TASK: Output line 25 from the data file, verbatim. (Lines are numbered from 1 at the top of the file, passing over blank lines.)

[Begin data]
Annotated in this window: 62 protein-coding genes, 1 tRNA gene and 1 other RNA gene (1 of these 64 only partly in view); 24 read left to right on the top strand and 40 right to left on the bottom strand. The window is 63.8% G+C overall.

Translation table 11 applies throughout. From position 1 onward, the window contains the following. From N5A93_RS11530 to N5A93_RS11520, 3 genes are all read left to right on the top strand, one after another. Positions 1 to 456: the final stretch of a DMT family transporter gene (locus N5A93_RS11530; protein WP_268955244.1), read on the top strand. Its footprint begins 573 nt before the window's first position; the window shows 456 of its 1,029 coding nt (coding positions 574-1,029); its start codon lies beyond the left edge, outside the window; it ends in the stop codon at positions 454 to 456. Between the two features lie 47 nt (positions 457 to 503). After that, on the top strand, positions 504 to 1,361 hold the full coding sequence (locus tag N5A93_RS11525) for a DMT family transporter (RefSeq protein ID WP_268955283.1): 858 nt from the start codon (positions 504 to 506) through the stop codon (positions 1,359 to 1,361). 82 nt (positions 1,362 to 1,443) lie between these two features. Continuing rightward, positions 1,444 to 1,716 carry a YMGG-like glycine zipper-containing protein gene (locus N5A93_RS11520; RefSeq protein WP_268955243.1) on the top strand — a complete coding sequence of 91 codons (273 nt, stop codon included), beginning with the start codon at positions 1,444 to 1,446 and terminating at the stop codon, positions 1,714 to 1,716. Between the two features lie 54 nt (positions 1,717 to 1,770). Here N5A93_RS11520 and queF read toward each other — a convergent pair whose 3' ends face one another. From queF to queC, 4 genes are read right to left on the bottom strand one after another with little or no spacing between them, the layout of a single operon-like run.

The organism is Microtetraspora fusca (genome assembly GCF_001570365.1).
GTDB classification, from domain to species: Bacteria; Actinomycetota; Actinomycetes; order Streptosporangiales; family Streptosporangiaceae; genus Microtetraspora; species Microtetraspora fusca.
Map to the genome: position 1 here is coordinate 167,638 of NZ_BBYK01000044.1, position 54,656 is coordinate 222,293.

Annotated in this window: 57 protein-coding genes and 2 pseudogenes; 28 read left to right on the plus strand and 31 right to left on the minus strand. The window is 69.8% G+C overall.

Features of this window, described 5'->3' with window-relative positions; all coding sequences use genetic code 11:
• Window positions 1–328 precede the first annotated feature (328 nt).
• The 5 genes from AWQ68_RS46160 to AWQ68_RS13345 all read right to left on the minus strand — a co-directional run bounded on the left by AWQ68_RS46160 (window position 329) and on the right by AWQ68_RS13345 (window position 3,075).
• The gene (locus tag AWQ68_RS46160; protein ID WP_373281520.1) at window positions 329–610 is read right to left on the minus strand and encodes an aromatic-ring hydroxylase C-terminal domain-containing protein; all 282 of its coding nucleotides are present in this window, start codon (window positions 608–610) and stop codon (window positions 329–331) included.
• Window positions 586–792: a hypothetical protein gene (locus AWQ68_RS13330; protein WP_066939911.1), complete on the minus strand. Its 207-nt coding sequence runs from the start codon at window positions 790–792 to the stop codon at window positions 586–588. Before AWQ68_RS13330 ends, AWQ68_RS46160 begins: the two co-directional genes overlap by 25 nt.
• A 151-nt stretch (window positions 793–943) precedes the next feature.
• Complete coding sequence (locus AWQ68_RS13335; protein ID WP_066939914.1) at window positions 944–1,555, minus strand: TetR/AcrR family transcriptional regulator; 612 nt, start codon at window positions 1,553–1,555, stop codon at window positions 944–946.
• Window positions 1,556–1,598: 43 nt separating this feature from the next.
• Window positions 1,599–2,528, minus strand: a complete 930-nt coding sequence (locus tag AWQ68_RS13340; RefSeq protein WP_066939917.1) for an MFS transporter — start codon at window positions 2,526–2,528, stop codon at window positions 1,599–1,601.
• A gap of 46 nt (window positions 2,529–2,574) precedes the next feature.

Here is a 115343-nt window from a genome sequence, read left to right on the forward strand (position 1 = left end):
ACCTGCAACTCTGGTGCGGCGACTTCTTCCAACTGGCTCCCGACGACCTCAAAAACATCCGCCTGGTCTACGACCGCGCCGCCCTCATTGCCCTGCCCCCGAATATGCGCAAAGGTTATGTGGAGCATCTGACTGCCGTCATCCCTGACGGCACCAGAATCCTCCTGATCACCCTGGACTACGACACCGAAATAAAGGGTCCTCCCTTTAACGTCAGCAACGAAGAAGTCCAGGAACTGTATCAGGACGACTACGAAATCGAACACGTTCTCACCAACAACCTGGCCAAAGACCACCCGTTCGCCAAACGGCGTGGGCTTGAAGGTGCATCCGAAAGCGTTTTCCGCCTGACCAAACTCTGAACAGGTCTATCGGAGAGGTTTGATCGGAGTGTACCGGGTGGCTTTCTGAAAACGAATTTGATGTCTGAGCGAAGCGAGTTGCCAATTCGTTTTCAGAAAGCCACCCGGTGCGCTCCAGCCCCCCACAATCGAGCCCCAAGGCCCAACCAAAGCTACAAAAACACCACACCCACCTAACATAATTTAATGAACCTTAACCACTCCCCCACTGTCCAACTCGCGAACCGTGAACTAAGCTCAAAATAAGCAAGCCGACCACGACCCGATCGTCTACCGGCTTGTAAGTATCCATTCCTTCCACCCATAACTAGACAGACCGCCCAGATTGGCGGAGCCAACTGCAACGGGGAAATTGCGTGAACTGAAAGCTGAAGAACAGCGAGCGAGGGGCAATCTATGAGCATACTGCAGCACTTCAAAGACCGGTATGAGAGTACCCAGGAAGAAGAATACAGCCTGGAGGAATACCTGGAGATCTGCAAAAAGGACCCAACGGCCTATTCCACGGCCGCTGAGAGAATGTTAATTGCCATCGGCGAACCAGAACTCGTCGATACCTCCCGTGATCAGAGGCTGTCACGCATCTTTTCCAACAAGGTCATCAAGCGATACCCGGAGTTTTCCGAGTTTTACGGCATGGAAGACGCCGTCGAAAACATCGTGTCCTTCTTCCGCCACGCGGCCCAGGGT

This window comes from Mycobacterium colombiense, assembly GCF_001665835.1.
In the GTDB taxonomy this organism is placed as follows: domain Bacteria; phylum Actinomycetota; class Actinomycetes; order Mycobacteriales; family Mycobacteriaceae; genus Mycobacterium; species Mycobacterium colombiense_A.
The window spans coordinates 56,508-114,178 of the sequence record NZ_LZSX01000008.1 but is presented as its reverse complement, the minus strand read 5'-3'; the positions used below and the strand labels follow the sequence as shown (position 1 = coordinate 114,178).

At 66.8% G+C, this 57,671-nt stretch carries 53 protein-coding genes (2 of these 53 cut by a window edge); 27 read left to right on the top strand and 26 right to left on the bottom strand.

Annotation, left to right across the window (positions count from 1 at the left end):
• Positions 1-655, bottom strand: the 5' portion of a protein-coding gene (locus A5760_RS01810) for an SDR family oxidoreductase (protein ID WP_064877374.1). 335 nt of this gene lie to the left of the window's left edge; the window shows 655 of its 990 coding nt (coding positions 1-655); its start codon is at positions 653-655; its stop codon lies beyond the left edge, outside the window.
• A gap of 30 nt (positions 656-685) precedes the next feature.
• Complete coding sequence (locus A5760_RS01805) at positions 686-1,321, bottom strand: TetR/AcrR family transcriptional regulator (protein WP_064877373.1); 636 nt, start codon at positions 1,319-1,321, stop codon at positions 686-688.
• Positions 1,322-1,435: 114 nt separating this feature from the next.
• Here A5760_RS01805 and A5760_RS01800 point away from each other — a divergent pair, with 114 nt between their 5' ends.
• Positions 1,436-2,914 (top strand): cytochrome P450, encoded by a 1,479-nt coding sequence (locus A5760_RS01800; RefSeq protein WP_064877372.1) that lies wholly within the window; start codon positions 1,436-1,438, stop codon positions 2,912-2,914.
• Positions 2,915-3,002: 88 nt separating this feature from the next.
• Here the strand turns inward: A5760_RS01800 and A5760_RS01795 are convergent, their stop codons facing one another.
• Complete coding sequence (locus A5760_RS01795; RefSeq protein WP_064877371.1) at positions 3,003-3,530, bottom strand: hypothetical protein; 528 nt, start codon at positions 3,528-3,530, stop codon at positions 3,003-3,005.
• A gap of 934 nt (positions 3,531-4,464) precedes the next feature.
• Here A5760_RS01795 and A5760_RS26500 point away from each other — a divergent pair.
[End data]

• A gap of 30 nt (positions 656-685) precedes the next feature.